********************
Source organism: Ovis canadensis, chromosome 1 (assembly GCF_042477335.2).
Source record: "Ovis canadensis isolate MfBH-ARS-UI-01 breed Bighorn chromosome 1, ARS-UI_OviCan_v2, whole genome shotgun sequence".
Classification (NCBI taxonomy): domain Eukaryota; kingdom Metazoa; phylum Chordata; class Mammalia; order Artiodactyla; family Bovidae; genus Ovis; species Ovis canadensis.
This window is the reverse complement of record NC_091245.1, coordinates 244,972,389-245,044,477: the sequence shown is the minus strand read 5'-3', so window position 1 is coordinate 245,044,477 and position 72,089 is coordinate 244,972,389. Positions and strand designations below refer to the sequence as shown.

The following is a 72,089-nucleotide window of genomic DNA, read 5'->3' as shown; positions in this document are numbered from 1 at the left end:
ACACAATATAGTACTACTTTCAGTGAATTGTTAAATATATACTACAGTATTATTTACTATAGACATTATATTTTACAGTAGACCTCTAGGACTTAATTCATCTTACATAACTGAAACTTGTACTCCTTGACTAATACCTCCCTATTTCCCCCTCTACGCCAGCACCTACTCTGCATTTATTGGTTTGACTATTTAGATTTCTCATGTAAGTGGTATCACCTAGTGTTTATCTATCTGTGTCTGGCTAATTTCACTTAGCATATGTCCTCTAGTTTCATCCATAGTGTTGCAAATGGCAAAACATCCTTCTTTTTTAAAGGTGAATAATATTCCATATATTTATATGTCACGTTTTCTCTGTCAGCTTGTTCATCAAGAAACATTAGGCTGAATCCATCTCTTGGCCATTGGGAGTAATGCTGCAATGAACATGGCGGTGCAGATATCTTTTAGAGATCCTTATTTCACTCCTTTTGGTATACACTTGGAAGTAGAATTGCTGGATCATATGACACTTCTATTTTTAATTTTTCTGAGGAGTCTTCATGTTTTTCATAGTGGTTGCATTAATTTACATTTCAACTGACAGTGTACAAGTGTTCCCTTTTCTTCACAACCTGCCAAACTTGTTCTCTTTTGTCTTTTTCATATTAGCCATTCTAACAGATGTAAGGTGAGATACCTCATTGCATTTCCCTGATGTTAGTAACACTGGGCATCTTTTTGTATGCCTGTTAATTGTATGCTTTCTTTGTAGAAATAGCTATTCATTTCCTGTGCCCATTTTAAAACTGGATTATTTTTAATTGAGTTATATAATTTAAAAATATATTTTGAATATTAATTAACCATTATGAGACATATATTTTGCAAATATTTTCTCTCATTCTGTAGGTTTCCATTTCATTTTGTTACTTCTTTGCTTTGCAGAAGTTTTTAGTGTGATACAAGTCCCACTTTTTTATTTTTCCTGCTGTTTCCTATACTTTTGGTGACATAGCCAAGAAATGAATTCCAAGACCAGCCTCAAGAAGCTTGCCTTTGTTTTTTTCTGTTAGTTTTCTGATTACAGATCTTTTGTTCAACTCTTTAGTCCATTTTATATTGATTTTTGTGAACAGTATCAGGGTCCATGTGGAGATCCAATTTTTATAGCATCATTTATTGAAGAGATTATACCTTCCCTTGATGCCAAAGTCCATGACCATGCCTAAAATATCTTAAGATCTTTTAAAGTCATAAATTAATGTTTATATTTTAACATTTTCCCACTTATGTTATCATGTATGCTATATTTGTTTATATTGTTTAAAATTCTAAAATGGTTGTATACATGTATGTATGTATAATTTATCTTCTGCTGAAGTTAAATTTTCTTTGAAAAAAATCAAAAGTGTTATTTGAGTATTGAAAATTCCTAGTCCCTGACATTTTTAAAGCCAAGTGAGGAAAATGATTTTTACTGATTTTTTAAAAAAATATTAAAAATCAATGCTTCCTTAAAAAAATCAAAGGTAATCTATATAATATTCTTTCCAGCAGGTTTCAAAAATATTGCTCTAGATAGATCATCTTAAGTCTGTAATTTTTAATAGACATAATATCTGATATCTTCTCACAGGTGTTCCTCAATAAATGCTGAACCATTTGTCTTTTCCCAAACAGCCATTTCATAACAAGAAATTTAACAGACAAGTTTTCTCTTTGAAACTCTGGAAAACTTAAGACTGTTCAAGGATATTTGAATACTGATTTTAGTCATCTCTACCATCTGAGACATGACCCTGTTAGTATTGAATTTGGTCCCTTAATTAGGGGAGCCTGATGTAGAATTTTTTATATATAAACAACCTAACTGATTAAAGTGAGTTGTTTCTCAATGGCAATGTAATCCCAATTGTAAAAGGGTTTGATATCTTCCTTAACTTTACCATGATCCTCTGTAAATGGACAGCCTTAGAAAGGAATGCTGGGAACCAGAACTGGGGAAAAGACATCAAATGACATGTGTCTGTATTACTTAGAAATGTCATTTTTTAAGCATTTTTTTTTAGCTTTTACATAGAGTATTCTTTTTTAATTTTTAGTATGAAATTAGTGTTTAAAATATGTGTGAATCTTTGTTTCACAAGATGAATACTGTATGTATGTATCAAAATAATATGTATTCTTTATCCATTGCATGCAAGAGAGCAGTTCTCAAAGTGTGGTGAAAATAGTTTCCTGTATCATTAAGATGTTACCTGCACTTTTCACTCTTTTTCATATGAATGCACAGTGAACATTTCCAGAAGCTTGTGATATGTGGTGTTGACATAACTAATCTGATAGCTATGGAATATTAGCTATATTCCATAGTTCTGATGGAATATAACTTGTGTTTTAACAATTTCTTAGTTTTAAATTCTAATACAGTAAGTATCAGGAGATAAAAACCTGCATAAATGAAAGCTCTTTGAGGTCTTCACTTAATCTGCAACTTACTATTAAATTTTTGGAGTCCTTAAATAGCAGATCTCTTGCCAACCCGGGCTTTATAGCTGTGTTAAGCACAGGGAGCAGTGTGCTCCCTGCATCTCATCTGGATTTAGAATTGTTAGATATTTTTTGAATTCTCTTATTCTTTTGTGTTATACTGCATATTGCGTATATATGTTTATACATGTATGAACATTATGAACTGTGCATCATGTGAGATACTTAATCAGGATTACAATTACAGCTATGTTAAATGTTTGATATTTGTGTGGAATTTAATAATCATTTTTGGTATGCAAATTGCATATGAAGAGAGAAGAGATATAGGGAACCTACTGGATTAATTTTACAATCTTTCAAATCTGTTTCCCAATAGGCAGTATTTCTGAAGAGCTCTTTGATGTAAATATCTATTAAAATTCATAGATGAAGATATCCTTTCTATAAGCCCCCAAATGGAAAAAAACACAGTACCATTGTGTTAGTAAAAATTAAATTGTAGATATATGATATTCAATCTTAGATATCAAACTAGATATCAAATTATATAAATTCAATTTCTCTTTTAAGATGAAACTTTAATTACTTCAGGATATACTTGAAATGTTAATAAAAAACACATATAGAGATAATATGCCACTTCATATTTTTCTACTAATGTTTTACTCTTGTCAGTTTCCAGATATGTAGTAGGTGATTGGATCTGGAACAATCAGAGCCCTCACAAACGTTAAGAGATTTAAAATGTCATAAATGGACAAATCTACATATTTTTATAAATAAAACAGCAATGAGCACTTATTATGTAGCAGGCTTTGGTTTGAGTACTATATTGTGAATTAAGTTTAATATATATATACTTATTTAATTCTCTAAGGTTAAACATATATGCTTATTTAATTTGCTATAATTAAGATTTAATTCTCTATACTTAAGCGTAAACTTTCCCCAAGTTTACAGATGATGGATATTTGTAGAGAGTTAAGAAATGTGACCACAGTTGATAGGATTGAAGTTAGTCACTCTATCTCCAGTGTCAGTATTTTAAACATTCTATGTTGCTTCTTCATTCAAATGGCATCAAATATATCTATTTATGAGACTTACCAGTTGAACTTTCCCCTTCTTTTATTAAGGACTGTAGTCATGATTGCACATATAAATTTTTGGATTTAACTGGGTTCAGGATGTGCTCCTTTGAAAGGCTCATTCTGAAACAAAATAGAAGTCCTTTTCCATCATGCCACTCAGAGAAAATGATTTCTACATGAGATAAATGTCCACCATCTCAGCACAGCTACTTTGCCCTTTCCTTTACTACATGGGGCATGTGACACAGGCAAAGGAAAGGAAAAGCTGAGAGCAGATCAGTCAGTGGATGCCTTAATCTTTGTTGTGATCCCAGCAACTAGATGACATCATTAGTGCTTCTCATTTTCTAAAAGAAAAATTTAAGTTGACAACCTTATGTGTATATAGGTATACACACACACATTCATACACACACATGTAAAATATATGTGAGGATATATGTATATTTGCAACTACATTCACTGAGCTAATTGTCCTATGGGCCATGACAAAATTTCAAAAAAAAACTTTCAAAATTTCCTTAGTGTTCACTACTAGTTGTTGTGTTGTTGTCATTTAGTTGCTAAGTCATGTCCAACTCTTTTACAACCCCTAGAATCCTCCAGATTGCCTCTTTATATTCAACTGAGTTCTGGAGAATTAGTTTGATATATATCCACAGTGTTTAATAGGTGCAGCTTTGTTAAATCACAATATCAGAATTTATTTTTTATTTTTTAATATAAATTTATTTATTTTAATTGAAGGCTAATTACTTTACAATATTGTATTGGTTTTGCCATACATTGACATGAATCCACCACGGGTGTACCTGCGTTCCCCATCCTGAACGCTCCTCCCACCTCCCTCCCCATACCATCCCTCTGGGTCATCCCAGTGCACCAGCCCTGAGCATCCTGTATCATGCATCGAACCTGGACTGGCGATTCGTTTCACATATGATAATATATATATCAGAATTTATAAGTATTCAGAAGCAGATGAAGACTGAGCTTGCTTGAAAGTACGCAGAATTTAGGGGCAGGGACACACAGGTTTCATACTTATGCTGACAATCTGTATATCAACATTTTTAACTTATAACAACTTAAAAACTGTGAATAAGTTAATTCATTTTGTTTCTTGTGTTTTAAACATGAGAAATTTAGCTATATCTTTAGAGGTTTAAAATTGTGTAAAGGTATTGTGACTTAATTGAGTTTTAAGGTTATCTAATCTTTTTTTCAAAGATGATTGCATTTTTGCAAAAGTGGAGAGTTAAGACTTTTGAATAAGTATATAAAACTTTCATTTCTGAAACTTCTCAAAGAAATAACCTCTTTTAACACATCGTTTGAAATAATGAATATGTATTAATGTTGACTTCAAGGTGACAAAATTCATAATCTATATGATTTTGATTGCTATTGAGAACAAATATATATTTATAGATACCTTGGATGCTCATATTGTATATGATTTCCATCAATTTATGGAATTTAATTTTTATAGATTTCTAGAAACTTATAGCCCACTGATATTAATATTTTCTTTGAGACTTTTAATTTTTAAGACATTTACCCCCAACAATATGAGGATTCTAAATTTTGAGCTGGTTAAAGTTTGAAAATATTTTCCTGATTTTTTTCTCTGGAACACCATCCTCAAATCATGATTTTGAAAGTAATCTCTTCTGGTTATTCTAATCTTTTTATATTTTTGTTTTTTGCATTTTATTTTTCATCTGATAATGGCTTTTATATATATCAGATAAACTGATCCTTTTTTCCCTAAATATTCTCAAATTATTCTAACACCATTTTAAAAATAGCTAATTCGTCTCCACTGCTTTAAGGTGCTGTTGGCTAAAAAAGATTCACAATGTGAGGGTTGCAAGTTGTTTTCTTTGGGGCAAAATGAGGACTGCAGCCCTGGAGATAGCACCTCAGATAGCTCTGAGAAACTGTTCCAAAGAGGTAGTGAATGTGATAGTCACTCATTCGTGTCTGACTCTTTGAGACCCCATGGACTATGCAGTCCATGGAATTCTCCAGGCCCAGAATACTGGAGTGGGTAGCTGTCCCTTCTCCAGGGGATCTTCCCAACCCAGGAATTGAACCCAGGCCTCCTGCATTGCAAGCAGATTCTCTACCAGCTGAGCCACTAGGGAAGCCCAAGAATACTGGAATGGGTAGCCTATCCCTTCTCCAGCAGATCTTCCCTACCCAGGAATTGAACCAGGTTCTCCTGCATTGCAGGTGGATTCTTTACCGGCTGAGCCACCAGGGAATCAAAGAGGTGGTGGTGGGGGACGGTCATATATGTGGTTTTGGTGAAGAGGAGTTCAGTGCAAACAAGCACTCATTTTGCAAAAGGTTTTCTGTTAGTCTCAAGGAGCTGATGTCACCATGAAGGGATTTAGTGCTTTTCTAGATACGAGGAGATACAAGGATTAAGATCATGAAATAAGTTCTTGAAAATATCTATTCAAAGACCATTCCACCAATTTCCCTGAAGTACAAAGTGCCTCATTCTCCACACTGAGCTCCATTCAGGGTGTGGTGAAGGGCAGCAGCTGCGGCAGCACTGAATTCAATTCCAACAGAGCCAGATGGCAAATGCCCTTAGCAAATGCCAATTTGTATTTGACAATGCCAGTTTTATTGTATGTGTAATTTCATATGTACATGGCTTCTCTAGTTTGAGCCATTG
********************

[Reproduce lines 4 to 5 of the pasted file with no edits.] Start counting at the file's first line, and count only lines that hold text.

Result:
This window is the reverse complement of record NC_091245.1, coordinates 244,972,389-245,044,477: the sequence shown is the minus strand read 5'-3', so window position 1 is coordinate 245,044,477 and position 72,089 is coordinate 244,972,389. Positions and strand designations below refer to the sequence as shown.

The following is a 72,089-nucleotide window of genomic DNA, read 5'->3' as shown; positions in this document are numbered from 1 at the left end: